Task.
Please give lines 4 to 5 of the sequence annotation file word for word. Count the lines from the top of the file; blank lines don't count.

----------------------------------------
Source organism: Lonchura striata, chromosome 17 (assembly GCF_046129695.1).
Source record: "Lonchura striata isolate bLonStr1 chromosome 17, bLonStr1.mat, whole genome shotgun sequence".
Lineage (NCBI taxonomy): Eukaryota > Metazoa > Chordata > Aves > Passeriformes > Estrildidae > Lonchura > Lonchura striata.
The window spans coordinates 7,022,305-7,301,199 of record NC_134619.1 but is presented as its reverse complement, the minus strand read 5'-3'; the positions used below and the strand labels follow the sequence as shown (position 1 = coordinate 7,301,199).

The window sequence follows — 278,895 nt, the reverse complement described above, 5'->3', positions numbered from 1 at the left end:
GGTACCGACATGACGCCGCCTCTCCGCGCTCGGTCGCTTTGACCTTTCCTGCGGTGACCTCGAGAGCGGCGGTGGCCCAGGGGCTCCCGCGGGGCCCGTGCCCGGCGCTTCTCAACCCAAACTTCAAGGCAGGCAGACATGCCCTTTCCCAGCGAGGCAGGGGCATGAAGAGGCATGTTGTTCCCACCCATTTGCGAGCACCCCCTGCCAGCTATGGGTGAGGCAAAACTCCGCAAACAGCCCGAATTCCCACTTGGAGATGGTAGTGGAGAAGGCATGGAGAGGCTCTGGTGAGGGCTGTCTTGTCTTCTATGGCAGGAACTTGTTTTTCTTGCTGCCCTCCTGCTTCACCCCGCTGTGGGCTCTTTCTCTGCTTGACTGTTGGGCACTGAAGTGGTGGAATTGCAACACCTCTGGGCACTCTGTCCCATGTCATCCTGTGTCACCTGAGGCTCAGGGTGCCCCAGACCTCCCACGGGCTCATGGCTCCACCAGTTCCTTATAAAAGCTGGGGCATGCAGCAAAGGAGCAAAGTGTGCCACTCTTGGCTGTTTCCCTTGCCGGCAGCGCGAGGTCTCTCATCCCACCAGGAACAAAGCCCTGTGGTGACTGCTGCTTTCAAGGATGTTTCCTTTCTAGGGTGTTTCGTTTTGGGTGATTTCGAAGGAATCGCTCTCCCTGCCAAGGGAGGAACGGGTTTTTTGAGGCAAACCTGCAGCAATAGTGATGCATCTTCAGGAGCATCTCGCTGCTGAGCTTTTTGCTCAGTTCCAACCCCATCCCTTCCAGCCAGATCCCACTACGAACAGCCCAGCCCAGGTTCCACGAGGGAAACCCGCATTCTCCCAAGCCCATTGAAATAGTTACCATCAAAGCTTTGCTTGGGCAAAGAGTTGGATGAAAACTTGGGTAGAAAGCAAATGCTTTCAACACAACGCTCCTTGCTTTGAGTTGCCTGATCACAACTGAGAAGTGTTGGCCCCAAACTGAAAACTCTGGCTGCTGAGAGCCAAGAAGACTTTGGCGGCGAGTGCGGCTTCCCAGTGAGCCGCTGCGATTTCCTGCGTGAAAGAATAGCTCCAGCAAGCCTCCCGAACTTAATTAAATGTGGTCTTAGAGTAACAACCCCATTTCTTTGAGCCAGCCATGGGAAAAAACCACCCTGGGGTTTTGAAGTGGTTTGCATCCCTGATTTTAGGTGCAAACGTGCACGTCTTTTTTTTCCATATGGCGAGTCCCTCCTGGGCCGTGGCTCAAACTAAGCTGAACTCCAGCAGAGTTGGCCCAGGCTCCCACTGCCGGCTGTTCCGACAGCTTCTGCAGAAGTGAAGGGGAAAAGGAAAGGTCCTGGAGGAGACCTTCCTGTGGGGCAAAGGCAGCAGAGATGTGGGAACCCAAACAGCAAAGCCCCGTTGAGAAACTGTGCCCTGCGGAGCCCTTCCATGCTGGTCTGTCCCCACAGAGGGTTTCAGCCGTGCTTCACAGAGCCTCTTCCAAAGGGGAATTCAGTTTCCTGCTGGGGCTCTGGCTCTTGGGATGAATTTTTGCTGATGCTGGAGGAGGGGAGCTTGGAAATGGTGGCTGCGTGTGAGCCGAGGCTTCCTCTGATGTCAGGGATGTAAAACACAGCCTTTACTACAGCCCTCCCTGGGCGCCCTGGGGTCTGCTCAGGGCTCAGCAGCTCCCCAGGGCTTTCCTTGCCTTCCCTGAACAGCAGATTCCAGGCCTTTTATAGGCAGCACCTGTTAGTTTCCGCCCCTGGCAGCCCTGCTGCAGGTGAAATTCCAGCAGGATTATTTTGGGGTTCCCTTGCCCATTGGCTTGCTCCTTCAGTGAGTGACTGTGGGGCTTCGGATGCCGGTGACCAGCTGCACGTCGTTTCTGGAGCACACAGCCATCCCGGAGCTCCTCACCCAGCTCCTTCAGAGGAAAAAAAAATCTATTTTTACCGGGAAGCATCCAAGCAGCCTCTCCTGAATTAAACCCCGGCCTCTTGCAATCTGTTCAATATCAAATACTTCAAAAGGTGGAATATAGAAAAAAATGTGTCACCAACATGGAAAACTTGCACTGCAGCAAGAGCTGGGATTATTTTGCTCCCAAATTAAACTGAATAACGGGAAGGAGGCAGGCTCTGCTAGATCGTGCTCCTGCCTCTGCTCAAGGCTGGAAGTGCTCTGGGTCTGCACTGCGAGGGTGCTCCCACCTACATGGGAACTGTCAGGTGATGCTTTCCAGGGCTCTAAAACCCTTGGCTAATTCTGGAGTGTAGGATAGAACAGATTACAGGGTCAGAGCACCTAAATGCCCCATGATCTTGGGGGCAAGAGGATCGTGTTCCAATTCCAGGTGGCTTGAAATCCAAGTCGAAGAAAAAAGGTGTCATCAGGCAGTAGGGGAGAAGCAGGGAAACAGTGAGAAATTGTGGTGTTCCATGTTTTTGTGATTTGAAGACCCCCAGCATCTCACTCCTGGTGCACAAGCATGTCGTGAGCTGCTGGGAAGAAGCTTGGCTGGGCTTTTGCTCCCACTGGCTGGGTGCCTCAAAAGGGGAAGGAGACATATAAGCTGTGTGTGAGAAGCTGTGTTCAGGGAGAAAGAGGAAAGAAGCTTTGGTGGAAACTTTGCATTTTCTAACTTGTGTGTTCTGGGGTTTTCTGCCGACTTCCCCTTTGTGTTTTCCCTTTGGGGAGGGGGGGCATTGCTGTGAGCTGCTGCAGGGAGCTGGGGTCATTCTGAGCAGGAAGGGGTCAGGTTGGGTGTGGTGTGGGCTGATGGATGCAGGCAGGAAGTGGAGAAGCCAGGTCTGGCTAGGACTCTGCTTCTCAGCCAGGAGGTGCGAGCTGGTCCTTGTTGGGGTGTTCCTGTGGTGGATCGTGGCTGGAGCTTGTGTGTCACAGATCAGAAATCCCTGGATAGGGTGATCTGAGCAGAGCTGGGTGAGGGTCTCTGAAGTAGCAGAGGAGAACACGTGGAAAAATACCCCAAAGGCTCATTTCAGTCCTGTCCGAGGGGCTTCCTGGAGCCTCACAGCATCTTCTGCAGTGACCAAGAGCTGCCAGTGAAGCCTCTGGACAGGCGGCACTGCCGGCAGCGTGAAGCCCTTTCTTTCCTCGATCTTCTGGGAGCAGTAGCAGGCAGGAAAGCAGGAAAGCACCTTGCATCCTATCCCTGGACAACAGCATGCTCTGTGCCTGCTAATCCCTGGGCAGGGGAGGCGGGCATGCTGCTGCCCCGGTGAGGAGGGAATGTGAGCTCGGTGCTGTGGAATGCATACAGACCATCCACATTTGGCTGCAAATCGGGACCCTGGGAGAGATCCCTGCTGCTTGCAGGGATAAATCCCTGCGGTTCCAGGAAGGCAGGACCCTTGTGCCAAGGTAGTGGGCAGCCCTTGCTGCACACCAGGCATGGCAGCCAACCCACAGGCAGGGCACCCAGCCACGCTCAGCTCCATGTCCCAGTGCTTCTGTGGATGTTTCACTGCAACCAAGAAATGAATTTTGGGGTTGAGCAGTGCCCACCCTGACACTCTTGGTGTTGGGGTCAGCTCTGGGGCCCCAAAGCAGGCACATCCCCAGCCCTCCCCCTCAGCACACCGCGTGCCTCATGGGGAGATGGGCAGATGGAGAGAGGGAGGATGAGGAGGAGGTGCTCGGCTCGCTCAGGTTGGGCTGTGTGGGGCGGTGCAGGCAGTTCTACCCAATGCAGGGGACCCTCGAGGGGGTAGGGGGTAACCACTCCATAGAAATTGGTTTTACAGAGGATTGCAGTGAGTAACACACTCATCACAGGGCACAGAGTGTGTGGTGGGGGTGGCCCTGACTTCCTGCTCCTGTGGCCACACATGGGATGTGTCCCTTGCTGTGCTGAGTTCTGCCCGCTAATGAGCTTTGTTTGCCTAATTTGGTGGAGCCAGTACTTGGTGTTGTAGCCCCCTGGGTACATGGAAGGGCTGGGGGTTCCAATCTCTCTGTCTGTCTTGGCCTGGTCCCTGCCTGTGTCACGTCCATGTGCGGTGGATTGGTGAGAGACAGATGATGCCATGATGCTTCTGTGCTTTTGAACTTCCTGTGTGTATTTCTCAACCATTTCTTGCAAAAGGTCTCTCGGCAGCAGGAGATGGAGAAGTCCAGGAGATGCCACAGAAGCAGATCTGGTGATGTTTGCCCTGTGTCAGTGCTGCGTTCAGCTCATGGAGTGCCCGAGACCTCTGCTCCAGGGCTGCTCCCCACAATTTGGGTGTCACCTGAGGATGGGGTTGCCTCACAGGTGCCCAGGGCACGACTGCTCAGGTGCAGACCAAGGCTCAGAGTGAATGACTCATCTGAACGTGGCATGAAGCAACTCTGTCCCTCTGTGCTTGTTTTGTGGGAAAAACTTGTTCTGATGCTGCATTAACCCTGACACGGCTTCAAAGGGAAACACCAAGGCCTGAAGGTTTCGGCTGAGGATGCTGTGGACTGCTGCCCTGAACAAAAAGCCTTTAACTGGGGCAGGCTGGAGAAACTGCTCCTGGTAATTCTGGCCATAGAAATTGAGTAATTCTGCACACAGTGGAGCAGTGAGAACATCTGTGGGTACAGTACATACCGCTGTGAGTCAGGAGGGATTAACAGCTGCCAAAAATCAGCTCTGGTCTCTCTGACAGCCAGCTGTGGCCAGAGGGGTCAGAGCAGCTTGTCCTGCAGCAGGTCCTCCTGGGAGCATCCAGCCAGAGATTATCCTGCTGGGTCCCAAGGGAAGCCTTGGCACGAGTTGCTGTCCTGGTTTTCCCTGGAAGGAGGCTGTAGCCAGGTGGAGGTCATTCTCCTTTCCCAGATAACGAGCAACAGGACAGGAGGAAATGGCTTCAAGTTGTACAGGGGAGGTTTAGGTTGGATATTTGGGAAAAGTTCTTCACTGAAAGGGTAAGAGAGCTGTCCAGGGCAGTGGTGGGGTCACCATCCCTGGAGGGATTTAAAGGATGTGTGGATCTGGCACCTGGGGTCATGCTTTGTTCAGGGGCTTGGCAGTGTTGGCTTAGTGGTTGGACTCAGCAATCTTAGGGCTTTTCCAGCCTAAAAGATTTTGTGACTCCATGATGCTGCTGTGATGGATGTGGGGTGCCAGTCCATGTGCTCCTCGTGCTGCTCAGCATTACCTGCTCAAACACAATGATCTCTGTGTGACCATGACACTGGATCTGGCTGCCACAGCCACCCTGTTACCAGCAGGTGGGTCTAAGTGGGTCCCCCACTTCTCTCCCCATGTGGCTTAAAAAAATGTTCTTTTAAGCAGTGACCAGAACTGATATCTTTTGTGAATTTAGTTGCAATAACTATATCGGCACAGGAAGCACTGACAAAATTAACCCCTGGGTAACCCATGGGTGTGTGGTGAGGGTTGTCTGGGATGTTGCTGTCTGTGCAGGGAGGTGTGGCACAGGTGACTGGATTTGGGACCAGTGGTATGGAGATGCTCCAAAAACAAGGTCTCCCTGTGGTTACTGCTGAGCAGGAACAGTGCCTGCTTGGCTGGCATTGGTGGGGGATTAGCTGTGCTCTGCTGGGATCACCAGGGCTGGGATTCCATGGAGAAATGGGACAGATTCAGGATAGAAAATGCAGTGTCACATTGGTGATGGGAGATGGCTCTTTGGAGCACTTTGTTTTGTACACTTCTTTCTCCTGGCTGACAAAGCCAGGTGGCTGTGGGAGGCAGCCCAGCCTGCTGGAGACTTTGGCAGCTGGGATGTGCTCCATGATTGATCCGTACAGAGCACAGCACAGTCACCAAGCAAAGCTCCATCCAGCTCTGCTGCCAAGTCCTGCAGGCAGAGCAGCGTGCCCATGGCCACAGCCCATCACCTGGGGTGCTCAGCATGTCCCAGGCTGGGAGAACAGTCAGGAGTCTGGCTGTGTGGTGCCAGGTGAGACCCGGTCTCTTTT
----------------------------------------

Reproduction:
The window spans coordinates 7,022,305-7,301,199 of record NC_134619.1 but is presented as its reverse complement, the minus strand read 5'-3'; the positions used below and the strand labels follow the sequence as shown (position 1 = coordinate 7,301,199).

The window sequence follows — 278,895 nt, the reverse complement described above, 5'->3', positions numbered from 1 at the left end: